Karl Josef Hahn: Kristallnacht in Karlovy Vary.

Karl Josef Hahn and his wife Renata, 1935.

Suddenly they were standing in the living room. There were about ten SS and SA men, and some of their henchmen in civilian clothes. They pushed the maid aside, and in coarse, loud voices ordered my wife and her father to follow them. I was very surprised, and for a long time I had no idea what was going on at all, so I shouted at them: I'm an Aryan, wait in front of the door!

Without hesitating, I told the SS men that I would go with her, although I wasn't a Jew. The three of us left the house, and the henchmen followed us at every step. In front of the garden gate a young SS man in uniform was waiting, and next to him several elderly Jews, whom they had taken from the neighbouring houses. Their eyes were full of defeat, they were crushed, some of them had faces smeared with their own blood. This young man called to Renata and me: You two go at the front. So we went at the front of the whole wretched procession of pitiful Jews through our beautiful and beloved home town, where hordes of people lining the streets hurled vulgar insults at us.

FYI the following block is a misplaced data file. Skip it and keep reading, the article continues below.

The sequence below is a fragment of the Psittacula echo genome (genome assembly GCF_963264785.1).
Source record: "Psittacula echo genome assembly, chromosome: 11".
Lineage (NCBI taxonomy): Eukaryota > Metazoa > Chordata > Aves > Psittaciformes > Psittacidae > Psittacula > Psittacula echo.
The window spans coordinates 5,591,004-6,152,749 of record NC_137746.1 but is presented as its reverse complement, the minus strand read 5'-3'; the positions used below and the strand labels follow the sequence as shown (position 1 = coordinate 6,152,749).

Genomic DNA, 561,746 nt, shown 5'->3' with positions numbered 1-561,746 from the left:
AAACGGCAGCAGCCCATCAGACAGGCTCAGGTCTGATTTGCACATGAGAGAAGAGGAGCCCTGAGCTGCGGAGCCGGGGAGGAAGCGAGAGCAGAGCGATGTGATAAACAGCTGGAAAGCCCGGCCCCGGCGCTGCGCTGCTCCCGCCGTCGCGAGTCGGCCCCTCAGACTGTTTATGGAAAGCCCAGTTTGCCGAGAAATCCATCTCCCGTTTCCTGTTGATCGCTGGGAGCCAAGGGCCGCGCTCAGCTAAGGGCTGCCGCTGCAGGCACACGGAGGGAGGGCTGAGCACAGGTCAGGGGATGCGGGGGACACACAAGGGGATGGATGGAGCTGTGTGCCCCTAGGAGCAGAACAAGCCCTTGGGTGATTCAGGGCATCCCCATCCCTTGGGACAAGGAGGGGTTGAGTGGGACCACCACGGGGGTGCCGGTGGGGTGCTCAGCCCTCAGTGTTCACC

They took us to the hall of a hotel, where we had to stand with our foreheads against the wall. Shortly afterwards they packed us into lorries, throwing the old people on to the floor in the roughest possible way, and took us through the town to the police station. We could still hear the shouting and whistling of the mob of people who, as we later found out, had been brought in by the SA from the suburbs.

On the way to the police station, the old Jews started to cry. It was heart-rending, the pitifulness, the shame, the utter helplessness in the face of an impenetrable and unfathomable enemy.

At around midnight they put us in the lorries again, the clamouring crowd outside was still there, and we were exposed to a further display of anti-Jewish rabidity, as also happened when we later arrived in front of the district court at the other end of the town.

Suddenly a huge flame leapt up, veiled in a black cloud of smoke, portending bad news: the synagogue was on fire! There was no longer any doubt: it had been set on fire as part of the same activity, it had been set on fire by the same spirits of the new world opinion. A horrifying symbol of wild hatred, aimed not only at an entire nation, but at its faith in its god. A look of frozen terror appeared on the petrified faces of the Jews in the room. Even the police officials were surprised, and did not know how to deal with this unexpected event.

All the Karlovy Vary Jews were interned - only those who were married to non-Jews, Aryans, and those who had been overlooked in error were spared. They escaped through a tiny window in the monstrous net that later was to tighten completely.

  • Extract from Karl Josef Hahn's book: Křišťálová noc v Karlových Varech (Kristallnacht in Karlovy Vary), Praha 1998.

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